Objector - apply for a review of a decision

An objector is a person who lodged an objection with the responsible authority, usually a council, in opposition to a permit application. If you lodged an objection and the responsible authority decides to issue a notice of decision to grant a permit, you may make an application to review the decision of the responsible authority. Make these applications under section 82 of the Planning and Environment Act 1987.

If, for a good reason, you were unable to lodge an objection with the responsible authority, but you disagree with the authority’s decision to grant a permit, you may be able to apply to VCAT to review the decision. VCAT must give you leave (permission) to make the application. Make these applications under section 82B of the Planning and Environment Act 1987.

Notice of decision to grant a permit

The Notice of Decision to Grant a Permit is sometimes called the NOD or the Notice of Decision.

The Notice of Decision does not have the same legal status as a permit. Instead, it signals the decision to grant the permit and lists any conditions that will be included.

If you are not an objector

If you are not an objector but you are affected by the decision to grant a planning permit you may submit an application to review the decision to VCAT using the same form as for objectors. You must complete part B of the form to apply for leave (permission) to make the application. The initiating order will schedule a practice day hearing. At the practice day hearing VCAT will consider whether to grant leave. Other parties may oppose your application for leave, so you or your representative must attend the practice day hearing to support your application.

Time limits

An objector has 21 days after being given advice of a Notice of Decision to Grant a Permit to lodge an application for review with VCAT. If we don’t receive applications from objectors within this timeframe, the council can issue the permit. If we receive an application for review from an objector, the permit cannot be issued until VCAT decides the application.

Extension of time to apply

Under section 126 of the Victorian Civil and Administrative Tribunal Act 1998, VCAT can extend the time to apply. We can extend the time by which you must make an application to VCAT – if it is reasonable to do so and if extending time would not cause any prejudice or detriment to a party or potential party that cannot be remedied by an appropriate order for costs or damages.

Complete and submit the Application for an extension of time form to apply for more time to lodge an application.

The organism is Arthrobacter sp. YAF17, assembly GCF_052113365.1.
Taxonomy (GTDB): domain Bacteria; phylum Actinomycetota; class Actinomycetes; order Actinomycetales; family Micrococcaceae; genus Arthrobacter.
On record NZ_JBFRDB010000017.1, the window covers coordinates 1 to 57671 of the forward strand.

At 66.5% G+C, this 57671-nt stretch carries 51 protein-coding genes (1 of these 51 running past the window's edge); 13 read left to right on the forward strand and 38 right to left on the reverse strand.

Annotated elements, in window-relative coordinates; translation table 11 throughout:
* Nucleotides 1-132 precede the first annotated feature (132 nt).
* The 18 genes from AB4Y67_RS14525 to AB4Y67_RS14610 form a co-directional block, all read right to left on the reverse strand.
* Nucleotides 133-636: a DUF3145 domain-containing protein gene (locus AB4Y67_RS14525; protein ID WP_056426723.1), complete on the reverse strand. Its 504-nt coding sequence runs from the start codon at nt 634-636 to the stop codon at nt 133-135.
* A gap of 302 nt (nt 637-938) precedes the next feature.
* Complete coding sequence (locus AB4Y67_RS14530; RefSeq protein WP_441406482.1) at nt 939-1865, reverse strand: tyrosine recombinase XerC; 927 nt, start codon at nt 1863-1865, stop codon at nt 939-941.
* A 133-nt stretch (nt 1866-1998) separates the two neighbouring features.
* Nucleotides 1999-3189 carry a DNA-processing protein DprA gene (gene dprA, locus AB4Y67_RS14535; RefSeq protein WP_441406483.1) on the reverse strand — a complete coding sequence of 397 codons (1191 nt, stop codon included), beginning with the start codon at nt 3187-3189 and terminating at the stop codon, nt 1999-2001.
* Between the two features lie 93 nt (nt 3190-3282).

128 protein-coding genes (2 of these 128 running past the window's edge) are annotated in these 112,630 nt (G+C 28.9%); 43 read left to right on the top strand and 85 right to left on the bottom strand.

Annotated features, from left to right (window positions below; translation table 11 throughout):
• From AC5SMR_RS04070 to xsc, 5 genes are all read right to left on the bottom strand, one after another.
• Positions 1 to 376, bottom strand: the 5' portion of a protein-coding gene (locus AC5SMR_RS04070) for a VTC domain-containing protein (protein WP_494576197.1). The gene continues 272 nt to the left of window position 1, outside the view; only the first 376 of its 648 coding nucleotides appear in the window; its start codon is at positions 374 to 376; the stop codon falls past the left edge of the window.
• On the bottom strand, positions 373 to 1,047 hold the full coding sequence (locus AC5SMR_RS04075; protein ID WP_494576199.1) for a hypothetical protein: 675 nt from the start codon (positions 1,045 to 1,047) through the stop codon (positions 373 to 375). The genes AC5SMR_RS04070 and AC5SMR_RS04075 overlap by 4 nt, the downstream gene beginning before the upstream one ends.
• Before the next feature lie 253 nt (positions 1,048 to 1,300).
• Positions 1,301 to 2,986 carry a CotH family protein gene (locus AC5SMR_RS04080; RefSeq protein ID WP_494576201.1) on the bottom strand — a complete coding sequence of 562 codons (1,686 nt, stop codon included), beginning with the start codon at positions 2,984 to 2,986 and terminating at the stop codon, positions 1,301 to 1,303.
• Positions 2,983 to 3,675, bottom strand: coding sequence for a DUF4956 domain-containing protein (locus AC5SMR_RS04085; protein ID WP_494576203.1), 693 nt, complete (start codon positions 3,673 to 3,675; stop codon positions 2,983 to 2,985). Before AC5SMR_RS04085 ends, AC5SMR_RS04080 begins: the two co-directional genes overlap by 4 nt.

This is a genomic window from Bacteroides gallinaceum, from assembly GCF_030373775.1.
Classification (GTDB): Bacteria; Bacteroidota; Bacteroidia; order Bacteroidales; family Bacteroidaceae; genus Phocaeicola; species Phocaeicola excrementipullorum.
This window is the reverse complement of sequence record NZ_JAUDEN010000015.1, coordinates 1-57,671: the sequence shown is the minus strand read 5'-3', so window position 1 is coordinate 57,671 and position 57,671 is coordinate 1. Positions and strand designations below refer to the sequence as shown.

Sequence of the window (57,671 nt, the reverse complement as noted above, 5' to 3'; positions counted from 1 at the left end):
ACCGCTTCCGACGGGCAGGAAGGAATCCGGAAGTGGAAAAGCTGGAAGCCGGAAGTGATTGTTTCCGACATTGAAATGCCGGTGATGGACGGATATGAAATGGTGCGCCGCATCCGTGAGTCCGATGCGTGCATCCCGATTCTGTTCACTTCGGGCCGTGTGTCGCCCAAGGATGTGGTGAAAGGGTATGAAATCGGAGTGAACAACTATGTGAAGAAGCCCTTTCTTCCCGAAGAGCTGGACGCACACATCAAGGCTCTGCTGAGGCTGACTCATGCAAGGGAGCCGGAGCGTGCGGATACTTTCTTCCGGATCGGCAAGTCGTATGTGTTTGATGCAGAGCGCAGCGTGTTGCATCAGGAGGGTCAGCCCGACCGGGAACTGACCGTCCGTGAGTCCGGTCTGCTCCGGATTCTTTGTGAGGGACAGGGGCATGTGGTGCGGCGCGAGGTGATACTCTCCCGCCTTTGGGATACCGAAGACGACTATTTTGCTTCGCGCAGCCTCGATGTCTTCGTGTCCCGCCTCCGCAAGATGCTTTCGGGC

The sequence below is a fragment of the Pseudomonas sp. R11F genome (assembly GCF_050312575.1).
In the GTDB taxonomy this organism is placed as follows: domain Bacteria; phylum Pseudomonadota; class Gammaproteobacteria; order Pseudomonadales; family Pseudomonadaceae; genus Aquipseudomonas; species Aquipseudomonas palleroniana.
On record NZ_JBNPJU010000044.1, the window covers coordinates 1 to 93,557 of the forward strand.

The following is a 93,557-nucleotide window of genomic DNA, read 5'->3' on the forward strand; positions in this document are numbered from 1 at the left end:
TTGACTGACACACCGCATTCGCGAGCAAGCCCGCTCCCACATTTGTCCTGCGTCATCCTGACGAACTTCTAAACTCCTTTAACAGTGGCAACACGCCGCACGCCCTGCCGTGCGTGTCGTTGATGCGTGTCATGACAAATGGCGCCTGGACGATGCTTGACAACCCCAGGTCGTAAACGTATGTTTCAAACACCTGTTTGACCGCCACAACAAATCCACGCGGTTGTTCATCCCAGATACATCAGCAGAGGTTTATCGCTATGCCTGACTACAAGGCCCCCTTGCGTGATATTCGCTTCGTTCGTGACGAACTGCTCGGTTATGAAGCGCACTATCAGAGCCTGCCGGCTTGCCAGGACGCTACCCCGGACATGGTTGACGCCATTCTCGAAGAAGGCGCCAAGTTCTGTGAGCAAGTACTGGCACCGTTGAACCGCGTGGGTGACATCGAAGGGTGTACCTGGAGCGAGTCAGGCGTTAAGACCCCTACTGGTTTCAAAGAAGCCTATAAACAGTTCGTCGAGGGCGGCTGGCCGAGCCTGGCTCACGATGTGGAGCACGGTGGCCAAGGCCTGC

Need help with your application?

VCAT cannot give you legal advice. Seek legal help if you are unsure about your legal options. The following services may be able to help you:

Do I need a lawyer or professional representative?

You may have a legal or other professional representation to appear at VCAT (such as a lawyer, town planner, relative, or some other person). In Planning and Environment cases you do not need to have VCAT's permission to be represented.

Find free or low-cost legal services that may be able to assist you.

Access and privacy

VCAT hearings and files are usually public.

VCAT has limited authority to restrict who can access cases and files but, in certain circumstances, you can apply for confidentiality. For more about applying for confidentiality.

Legislation that applies to this type of case

  • When VCAT receives your application we assign a reference number and send you an initiating order. The initiating order sets out the steps in the progress of your case to a final decision. The order gives directions to you and other parties and specifies the date of the final hearing and if necessary the dates of a practice day hearing and/or compulsory conference. Read more about what happens when VCAT opens a case

  • A compulsory conference is a form of mediation. We use compulsory conferences to allow parties to work together towards a settlement. If you have been told to attend a compulsory conference, you need to prepare an opening statement. Use the opening statement to clearly state your case. It can be a helpful starting point for discussion between the parties. See more about how to resolve a case by agreement.

  • VCAT members decide cases based on the parties submissions and the expertise of the members. In many cases submissions are supported by evidence, witness statements and/or an inspection. As soon as you receive the initiating order, start preparing for the hearing. If you are going to call expert evidence, you will have to meet detailed requirements and strict timeframes. Gather together the documents you will bring to the hearing to support your case, for example, six copies of your written submission, photographs, videos, and witness statements. Read more about how to prepare for your final hearing.   

  • Arrive at VCAT with plenty of time so that you are not late for your hearing. Go directly to the hearing room, do not wait for your case to be called. Write your name on the appearance sheet for your case. You will find the appearance sheet on the hearing room table. The hearing gives all parties a chance to make submissions, to give and hear evidence, ask questions, call witnesses and provide supporting documents. Normally the responsible authority makes the first submission, followed by the referral authorities (if any), any objectors and finally the permit applicant. Each party has a brief right of reply. Read more about what to expect on final hearing day.

  • The VCAT member may give their decision at the end of the hearing. If they need more time or a site visit they normally give a decision within six weeks of the last hearing date. The VCAT member may give reasons for the decision verbally or in writing. If you want the reasons in writing, make the request within 14 days of the hearing date. Read more about what to expect after the final hearing.